Even though this is not a true macro subject it is a confined space and I wanted to be able to show all of it at once. The large number of`images meant I did at least get a match across everything, however it is easy to see where some stright lines are jagged and some images still don't match fully. Yet I was happy that I did get a result.
Originally posted ages ago. (permalink)
imageo edited this topic ages ago.

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imageo says:

When I realised it was mainly the background that was stopping the stitch process when I got close up. I figured I should use depth of field to throw the backgrpound out of focus. With a normal lens and close up the depth of field can do this but I decided to try out my telephoto zoom lens "super macro feature". It gives a tighter depth of depth and you get fantastic control over what is put out of focus. The only problem is you can't get closer than about a meter. (around 3 feet) not exactly macro close.

My DL super macro telephoto zoom lens
I have a 40cm tall wollemi pine and wanted to take its portrait, so this seem an perfect subject. I stepped back zoomed in and took 7 seperate "macro" photos.

collage of photos for my photomacro autostitch

Finally I used autostitch to assemble them and it worked wonderfully.

Wollemi Pine [Wollemia nobilius] as an example of a macro autostitch

Well I think it worked well
Originally posted ages ago. (permalink)
imageo edited this topic ages ago.

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Ben (Falcifer) says:

@imageo: That does work well. I especially like the portrait of the tree.
I never thought about throwing the background completely out of focus.

The problem I have with that is that if I zoom in, then I have to move much further back to get the subject in focus, and while it may produce a decent "panorama", it's not really macro. I can get almost the same result from a regular image... but I think that's mostly due to the limits of my camera.

I did mention an autostitched image of a stack of dice, but I have since lost that, so I can't post it.

I do use a reversed lens in front of my camera, though, to get a super-macro photo, and using that method I took 14 images of a penny and stitched them together.

Autostitched "panorama"

Final version was over 6000px wide.
Obviously the lack of any real depth on the penny helps with the stitching.
ages ago (permalink)

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whiteoakart says:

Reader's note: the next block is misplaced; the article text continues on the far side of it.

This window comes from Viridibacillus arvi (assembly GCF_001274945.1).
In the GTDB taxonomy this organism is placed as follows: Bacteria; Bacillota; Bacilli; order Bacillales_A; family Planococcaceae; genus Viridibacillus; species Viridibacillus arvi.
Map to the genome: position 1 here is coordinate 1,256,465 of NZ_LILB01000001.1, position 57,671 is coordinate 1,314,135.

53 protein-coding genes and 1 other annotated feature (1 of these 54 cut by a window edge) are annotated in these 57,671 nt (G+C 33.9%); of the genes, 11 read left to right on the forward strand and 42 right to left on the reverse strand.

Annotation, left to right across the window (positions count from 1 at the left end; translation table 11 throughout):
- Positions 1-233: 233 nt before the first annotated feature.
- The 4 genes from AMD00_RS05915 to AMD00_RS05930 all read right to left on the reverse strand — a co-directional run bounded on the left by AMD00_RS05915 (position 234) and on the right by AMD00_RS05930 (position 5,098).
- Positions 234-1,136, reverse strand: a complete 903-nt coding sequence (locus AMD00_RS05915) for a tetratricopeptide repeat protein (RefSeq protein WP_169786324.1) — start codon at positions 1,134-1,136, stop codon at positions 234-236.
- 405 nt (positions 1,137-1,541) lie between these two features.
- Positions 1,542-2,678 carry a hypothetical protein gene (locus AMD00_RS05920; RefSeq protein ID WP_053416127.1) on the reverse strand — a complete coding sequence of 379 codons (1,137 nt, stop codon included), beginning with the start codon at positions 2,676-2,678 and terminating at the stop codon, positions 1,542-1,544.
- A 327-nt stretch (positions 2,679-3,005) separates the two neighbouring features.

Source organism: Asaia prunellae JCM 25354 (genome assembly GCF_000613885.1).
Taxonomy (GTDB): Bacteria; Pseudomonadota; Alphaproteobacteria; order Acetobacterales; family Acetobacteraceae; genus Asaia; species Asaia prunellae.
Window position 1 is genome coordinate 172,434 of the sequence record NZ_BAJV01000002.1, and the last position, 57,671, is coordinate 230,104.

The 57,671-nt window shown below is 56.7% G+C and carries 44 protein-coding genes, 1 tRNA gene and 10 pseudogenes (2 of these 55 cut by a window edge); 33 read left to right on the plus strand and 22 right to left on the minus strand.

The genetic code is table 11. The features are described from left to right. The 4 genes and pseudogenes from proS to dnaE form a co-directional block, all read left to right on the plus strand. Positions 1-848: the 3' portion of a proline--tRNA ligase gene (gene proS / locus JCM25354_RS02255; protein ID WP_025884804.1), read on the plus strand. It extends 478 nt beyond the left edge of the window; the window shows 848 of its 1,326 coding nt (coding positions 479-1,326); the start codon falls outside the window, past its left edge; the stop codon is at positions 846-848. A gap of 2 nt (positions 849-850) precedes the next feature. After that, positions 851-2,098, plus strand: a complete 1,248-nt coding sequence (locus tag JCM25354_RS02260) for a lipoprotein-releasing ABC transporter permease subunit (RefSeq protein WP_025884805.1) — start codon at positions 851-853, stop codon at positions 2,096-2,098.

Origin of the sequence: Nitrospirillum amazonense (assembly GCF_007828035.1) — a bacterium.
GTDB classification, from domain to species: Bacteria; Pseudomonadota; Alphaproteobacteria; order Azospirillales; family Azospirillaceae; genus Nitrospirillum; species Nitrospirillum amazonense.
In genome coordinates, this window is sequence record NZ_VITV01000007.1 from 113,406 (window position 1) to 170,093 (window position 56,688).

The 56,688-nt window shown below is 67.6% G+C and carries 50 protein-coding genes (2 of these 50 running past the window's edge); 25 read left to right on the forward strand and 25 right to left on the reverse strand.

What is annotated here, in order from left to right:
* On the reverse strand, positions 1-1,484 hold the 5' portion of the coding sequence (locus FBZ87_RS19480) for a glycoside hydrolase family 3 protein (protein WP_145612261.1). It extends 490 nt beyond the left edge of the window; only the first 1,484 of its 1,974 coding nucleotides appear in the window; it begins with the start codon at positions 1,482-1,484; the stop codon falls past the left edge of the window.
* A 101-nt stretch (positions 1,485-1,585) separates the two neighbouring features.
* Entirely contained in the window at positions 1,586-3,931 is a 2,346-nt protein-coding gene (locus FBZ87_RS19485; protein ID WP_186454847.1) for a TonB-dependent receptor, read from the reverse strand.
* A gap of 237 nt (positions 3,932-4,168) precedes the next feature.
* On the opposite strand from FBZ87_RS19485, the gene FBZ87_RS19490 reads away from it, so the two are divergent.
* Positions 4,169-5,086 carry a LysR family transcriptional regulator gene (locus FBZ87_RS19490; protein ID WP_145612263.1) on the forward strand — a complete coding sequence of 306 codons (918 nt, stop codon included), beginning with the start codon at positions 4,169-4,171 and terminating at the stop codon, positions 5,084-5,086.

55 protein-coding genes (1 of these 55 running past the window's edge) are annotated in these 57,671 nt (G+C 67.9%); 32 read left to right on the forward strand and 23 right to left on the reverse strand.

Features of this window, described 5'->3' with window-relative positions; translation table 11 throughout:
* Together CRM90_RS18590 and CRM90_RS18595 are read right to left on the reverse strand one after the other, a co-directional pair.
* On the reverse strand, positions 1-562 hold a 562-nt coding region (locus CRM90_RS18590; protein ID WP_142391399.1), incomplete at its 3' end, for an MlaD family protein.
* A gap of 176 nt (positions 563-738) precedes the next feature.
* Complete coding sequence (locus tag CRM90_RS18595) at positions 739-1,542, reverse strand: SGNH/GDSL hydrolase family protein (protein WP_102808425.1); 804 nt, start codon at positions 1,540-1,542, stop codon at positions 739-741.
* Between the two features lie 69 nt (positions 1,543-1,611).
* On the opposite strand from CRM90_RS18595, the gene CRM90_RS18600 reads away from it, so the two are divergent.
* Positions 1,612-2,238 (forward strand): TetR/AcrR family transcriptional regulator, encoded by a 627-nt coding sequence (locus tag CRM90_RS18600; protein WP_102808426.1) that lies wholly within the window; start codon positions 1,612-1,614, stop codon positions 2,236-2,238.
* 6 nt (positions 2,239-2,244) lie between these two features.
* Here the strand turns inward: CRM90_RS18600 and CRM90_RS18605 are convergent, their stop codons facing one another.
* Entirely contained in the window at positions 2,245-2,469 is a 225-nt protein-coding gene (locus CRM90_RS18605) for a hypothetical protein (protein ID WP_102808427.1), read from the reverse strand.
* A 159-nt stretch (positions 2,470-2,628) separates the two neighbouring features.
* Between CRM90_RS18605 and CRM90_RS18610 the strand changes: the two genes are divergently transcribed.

this is great. Look at the image full size. The detail is amazing.
Falcifer- Did you "pan" the camera, or slide it up and down?
ages ago (permalink)

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Ben (Falcifer) says:

@whiteoakart: I had the camera parallel to the table, and moved the coin, so I panned the camera relative to the coin.
And you might notice that the background, which is only 2mm (the thickness of the penny) is out of focus, so there's not much real range of use.

I'll have to use the same method for something more 3D like an action figure or something...
Maybe try something that is more of a "scene" rather than basically scanning the subject.
ages ago (permalink)

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vladdythephotogeek says:

I believe it also helps to have the camera mounted and rotating around the nodal points such that it minimizes the parallax error. There are a number of websites you can go to the help you make a special mount to hold you camera correctly.
ages ago (permalink)

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Ben (Falcifer) says:

Good point, Vladdy.

This tutorial is fairly simple, I think.
I haven't ever tried using that, but it would help.

Though, with close-ups, if you're moving up, down or side-to-side, then rotation isn't a problem anyway...
And with the super-macro photos, the extremely shallow depth of field limits rotation... personally, the method I used for the penny only gives a dof of only a few millimetres, and the area of focus is the same distance from the camera, so I can't rotate and focus on a point further away. Hence the need to move parallel to the subject.
ages ago (permalink)

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whiteoakart says:

I hadn't thought of moving the penny. Excellent.
ages ago (permalink)

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Ben (Falcifer) says:

Yep. It was easier than trying to set up some sort of frame for panning and scanning the camera on the tripod. And it kept the depth of field in the same plane, which really helped
ages ago (permalink)

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pan_tomi says:

PeterDuke,

I've tryied to stitch with MS Expression Design but I couldn't find the automatic procedure. what's the command used?

tkx
bye
ages ago (permalink)

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Ben (Falcifer) says:

My Mum picked up a new tripod for me today... which has a slit on the mount, so that I can vary the position of the camera, and essentially change the pivot point of the camera. Which is pretty good, because I can now position the camera on the tripod so that it rotates about the "nodal point", which is basically my own panoramic tripod head.
I'm hoping it reduces the amount of parallex error in close-ups, which is what it's supposed to do. I'll have to test it out and see how well Autostitch deals with the images.
ages ago (permalink)